Culture ed, Mollie Quirk, shares her thoughts and feelings on her generation’s be all and end all.. the internet
I have a love-hate relationship with the internet. I love it because it allows me to express myself and get my writings read, but I also hate it because it acts as a well of complete and utter doom. I recently read a book called ‘It Started With A Tweet’ by author, Anna Bell, and it opened my eyes endlessly. Since having read this book, my perception of the internet has really changed…
The internet used to be a luxury, something we would click the back button of our old Samsung slide up phone 30 times in fear of being charged extra – but now it’s something we cannot seem to live without. So much is defined by the internet, and in many ways we are defined by the internet. Friendships are defined by snapstreaks on Snapchat; popularity by your following on Instagram; and beauty by the amount of likes you receive on your Facebook profile photo. In a short space of time, the internet has sucked us into the deepest, darkest well that we are all unable to crawl out of.
I feel that the internet has a really terrible impact on so many things – especially mental health. Seeing how ‘amazing’ everybody’s lives seem and having the fear of missing out as well – the internet can be toxic and I really hate that can it be.
Do you feel that the internet has a negative impact upon your mental health? E.g. social media, seeing everybody’s so-called ‘perfect’ lives?
— 🦋 Mollie Quirk 🦋 (@molliequirk97) June 25, 2018
As you can see from the above poll, the internet affects so many of us in a negative way, and this really is not ideal.
Nothing is your own anymore. Most people have their GPS enabled, so you can see every single footstep of their day if you wish. Plus most people post every single thing that they do in a day online too. Nothing is private, instead it is served up on a plate for everybody to dissect and form opinions on. People are living a lie – making their lives look amazing when they are not, among many other lies too.
Another thing, is the constant expectation of instant replies – although it is lovely to get a fast response, it is extremely demanding (and ridiculous) to expect somebody (or to be expected) to reply almost instantly. Thanks to the internet, if we have not heard back from somebody in 10 minutes, we instantly think they have some sort of problem with us, this in turn creates drama among friendship groups and friction between families. The internet makes us so incredibly paranoid – god forbid somebody actually has a life, hence why they might have read your message and not replied, or not kept up snap streak. Honestly, the internet is such a toxic place and it is such a shame that we have all become so reliant on it.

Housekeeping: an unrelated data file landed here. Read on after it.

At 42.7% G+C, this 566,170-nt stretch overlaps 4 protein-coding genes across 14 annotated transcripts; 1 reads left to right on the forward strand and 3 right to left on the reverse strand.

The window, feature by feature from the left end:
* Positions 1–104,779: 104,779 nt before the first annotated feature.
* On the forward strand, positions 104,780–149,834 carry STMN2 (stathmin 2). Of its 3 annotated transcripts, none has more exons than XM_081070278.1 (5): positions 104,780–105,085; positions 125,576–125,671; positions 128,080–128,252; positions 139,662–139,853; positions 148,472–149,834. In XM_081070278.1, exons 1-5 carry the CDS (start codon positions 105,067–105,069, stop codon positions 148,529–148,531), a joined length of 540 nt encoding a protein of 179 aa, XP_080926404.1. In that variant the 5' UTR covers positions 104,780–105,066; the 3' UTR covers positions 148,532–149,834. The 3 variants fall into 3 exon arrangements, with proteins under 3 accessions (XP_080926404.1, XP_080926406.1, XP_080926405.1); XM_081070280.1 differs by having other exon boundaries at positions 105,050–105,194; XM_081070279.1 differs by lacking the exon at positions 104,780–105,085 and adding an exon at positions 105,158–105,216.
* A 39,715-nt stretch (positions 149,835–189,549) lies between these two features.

You may be thinking, “are you serious? you run a blog, you constantly post on social media, and you basically revolve your world around the internet”, yes, it may look that way from the outside looking in, but like anything, you need to move with the times. Plus, I am not one of those “Just had a Sunday roast xx’ Facebook status uploaders – a lot of my life is hidden, disguised and blurred so nobody could guess a thing.
And although I wish I lived in the 1920s or prior, when writing letters was popular and relying on the internet was not, it’s never going to happen, not in a million years – so I need to move with the times and utilise the internet, despite my mild hatred for it.
My career, will no doubt revolve around the internet and in many ways it is a catch 22, but I want a good job, a good life, writing is my passion and in this day and age, it really is the only way in which I can get my writings read by the masses, as print based media really is not appreciated as much these days.
Sub-edited by Callum Raines